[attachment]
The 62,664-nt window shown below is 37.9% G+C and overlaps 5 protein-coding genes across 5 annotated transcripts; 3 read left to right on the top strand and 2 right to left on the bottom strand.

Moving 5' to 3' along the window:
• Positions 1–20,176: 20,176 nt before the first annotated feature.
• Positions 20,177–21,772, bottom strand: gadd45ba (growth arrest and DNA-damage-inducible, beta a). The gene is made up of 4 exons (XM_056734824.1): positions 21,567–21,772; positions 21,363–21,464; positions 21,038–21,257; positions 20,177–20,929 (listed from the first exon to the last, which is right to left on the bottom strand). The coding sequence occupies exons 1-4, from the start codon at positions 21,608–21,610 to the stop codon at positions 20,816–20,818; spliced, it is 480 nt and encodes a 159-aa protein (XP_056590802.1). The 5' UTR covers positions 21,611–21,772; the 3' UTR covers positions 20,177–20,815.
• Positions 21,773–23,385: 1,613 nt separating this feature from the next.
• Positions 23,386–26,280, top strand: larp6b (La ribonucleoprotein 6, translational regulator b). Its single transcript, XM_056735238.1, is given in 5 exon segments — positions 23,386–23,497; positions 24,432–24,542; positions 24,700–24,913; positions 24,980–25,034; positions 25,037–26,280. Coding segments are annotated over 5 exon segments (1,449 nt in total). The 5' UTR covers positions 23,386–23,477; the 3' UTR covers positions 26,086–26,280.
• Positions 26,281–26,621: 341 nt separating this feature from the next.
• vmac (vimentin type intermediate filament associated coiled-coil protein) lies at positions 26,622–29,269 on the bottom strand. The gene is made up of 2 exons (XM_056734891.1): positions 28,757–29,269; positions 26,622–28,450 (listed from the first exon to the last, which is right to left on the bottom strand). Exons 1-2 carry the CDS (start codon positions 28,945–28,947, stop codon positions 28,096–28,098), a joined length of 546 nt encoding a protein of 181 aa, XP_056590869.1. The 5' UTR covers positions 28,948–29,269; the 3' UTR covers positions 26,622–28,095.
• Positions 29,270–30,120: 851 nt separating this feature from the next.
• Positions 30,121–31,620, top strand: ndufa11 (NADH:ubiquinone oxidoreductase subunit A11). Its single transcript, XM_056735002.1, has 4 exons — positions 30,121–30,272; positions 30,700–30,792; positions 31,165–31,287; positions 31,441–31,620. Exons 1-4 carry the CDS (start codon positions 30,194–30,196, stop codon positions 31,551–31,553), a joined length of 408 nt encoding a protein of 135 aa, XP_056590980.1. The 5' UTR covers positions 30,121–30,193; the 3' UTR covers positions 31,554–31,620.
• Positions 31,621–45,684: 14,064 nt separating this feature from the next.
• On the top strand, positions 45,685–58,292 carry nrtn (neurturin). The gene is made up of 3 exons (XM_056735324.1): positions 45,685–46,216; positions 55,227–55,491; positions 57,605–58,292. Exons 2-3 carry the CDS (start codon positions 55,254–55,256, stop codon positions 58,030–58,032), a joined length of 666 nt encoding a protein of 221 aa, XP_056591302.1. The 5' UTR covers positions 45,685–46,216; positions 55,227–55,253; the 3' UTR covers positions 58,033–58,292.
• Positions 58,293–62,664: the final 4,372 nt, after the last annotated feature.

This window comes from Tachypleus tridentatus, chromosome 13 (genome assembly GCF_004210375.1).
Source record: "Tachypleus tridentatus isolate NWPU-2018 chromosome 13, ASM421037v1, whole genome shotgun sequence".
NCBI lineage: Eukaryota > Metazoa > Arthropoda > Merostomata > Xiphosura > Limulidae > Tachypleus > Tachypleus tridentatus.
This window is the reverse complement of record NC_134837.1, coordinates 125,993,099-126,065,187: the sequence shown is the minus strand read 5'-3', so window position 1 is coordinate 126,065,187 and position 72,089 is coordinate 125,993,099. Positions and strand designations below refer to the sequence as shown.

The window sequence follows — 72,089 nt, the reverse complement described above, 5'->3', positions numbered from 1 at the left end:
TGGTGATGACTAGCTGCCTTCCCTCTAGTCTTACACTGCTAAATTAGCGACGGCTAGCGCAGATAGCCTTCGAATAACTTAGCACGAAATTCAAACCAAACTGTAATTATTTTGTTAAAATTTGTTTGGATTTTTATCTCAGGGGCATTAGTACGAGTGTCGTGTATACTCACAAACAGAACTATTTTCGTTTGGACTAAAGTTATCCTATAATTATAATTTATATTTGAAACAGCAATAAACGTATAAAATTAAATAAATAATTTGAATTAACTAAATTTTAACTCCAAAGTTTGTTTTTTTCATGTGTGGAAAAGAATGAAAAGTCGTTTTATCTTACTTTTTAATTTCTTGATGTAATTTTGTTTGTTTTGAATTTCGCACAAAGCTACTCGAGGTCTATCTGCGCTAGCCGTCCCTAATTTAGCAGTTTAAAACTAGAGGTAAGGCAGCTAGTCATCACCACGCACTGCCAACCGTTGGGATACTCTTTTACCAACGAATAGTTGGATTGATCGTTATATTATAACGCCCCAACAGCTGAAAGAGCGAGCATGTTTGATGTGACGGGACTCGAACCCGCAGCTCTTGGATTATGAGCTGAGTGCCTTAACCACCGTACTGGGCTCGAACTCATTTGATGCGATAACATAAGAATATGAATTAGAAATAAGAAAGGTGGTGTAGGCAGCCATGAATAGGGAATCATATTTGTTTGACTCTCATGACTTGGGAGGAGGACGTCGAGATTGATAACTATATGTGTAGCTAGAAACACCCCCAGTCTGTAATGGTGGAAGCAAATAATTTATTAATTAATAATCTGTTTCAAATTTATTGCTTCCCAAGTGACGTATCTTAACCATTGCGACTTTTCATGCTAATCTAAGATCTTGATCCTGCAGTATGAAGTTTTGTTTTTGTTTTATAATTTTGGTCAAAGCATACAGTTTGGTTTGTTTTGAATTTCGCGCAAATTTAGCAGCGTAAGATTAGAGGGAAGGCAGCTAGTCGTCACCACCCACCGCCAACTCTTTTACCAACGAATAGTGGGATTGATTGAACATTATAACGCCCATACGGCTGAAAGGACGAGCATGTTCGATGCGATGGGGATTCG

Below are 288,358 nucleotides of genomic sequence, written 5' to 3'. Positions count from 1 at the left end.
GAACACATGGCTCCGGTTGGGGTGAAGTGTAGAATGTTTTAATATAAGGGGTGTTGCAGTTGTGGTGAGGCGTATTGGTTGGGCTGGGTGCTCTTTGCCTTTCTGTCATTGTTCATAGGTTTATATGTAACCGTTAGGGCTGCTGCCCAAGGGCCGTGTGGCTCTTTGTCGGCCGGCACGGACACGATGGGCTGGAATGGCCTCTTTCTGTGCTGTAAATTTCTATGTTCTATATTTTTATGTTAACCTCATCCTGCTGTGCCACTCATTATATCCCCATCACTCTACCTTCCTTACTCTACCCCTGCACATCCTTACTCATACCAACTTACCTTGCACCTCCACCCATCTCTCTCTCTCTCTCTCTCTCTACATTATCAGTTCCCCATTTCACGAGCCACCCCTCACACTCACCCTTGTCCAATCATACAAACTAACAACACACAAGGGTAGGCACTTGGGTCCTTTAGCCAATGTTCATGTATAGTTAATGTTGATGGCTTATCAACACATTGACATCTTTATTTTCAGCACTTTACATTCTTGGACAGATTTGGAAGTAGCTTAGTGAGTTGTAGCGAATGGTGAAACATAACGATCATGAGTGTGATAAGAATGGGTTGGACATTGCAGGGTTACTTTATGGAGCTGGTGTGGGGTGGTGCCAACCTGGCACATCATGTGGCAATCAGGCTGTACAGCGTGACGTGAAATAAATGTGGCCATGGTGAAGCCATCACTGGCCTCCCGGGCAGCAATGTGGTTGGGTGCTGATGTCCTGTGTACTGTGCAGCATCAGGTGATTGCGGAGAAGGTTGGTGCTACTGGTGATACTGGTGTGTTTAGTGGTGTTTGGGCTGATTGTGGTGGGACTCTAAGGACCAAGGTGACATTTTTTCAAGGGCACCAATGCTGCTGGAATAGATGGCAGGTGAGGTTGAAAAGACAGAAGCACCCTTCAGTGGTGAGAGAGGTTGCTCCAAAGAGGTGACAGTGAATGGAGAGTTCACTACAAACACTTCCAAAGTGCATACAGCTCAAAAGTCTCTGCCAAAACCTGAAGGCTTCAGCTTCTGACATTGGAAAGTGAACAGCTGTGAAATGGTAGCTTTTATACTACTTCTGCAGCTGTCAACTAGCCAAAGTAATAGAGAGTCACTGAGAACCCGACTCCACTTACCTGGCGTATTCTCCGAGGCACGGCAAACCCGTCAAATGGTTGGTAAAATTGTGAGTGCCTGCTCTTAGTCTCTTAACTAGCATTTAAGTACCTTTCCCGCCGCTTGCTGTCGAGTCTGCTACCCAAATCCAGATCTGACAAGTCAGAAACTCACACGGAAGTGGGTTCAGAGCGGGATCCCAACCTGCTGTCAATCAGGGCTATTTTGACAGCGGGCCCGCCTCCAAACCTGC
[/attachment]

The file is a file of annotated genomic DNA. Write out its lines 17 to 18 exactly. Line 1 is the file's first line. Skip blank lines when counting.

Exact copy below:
This window is the reverse complement of record NC_134837.1, coordinates 125,993,099-126,065,187: the sequence shown is the minus strand read 5'-3', so window position 1 is coordinate 126,065,187 and position 72,089 is coordinate 125,993,099. Positions and strand designations below refer to the sequence as shown.

The window sequence follows — 72,089 nt, the reverse complement described above, 5'->3', positions numbered from 1 at the left end: